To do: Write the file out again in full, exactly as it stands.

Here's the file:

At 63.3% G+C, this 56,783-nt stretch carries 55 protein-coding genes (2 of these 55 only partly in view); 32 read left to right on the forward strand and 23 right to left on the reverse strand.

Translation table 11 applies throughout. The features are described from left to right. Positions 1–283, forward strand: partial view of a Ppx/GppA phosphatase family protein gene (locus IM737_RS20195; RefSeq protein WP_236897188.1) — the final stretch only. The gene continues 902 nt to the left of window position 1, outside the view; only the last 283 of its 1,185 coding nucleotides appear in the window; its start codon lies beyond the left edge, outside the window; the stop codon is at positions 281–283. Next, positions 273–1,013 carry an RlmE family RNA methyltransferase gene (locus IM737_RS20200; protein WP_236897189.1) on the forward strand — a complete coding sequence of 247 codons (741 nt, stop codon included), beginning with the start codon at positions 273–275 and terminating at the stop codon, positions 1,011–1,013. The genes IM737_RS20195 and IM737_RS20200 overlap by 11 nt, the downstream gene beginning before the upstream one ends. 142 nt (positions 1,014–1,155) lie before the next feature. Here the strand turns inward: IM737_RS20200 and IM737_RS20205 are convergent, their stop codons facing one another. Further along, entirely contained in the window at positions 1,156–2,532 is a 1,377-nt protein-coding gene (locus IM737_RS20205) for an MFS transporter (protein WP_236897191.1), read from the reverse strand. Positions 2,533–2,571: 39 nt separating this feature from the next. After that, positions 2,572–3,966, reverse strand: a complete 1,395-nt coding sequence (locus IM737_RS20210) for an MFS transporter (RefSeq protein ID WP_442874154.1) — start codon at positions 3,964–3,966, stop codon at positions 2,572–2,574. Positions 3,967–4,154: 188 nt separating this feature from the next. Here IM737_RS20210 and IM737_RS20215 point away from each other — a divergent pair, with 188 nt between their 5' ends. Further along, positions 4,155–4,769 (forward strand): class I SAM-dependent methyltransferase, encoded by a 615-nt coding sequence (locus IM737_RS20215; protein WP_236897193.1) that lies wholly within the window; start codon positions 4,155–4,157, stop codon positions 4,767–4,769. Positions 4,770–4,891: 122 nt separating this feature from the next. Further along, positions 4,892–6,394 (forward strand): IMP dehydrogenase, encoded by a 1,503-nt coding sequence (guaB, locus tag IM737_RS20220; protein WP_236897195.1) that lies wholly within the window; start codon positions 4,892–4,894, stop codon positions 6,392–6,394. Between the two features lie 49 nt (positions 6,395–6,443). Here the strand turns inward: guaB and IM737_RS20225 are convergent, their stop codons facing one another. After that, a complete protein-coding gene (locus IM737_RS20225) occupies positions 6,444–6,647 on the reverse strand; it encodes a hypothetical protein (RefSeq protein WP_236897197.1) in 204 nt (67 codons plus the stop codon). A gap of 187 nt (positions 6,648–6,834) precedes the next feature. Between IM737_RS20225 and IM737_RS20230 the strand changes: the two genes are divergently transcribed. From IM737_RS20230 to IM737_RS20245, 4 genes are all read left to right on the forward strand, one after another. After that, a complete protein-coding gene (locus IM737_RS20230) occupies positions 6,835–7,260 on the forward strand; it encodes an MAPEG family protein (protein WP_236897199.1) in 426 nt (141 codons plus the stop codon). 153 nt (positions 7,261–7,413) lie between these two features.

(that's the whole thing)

At 63.3% G+C, this 56,783-nt stretch carries 55 protein-coding genes (2 of these 55 only partly in view); 32 read left to right on the forward strand and 23 right to left on the reverse strand.

Translation table 11 applies throughout. The features are described from left to right. Positions 1–283, forward strand: partial view of a Ppx/GppA phosphatase family protein gene (locus IM737_RS20195; RefSeq protein WP_236897188.1) — the final stretch only. The gene continues 902 nt to the left of window position 1, outside the view; only the last 283 of its 1,185 coding nucleotides appear in the window; its start codon lies beyond the left edge, outside the window; the stop codon is at positions 281–283. Next, positions 273–1,013 carry an RlmE family RNA methyltransferase gene (locus IM737_RS20200; protein WP_236897189.1) on the forward strand — a complete coding sequence of 247 codons (741 nt, stop codon included), beginning with the start codon at positions 273–275 and terminating at the stop codon, positions 1,011–1,013. The genes IM737_RS20195 and IM737_RS20200 overlap by 11 nt, the downstream gene beginning before the upstream one ends. 142 nt (positions 1,014–1,155) lie before the next feature. Here the strand turns inward: IM737_RS20200 and IM737_RS20205 are convergent, their stop codons facing one another. Further along, entirely contained in the window at positions 1,156–2,532 is a 1,377-nt protein-coding gene (locus IM737_RS20205) for an MFS transporter (protein WP_236897191.1), read from the reverse strand. Positions 2,533–2,571: 39 nt separating this feature from the next. After that, positions 2,572–3,966, reverse strand: a complete 1,395-nt coding sequence (locus IM737_RS20210) for an MFS transporter (RefSeq protein ID WP_442874154.1) — start codon at positions 3,964–3,966, stop codon at positions 2,572–2,574. Positions 3,967–4,154: 188 nt separating this feature from the next. Here IM737_RS20210 and IM737_RS20215 point away from each other — a divergent pair, with 188 nt between their 5' ends. Further along, positions 4,155–4,769 (forward strand): class I SAM-dependent methyltransferase, encoded by a 615-nt coding sequence (locus IM737_RS20215; protein WP_236897193.1) that lies wholly within the window; start codon positions 4,155–4,157, stop codon positions 4,767–4,769. Positions 4,770–4,891: 122 nt separating this feature from the next. Further along, positions 4,892–6,394 (forward strand): IMP dehydrogenase, encoded by a 1,503-nt coding sequence (guaB, locus tag IM737_RS20220; protein WP_236897195.1) that lies wholly within the window; start codon positions 4,892–4,894, stop codon positions 6,392–6,394. Between the two features lie 49 nt (positions 6,395–6,443). Here the strand turns inward: guaB and IM737_RS20225 are convergent, their stop codons facing one another. After that, a complete protein-coding gene (locus IM737_RS20225) occupies positions 6,444–6,647 on the reverse strand; it encodes a hypothetical protein (RefSeq protein WP_236897197.1) in 204 nt (67 codons plus the stop codon). A gap of 187 nt (positions 6,648–6,834) precedes the next feature. Between IM737_RS20225 and IM737_RS20230 the strand changes: the two genes are divergently transcribed. From IM737_RS20230 to IM737_RS20245, 4 genes are all read left to right on the forward strand, one after another. After that, a complete protein-coding gene (locus IM737_RS20230) occupies positions 6,835–7,260 on the forward strand; it encodes an MAPEG family protein (protein WP_236897199.1) in 426 nt (141 codons plus the stop codon). 153 nt (positions 7,261–7,413) lie between these two features.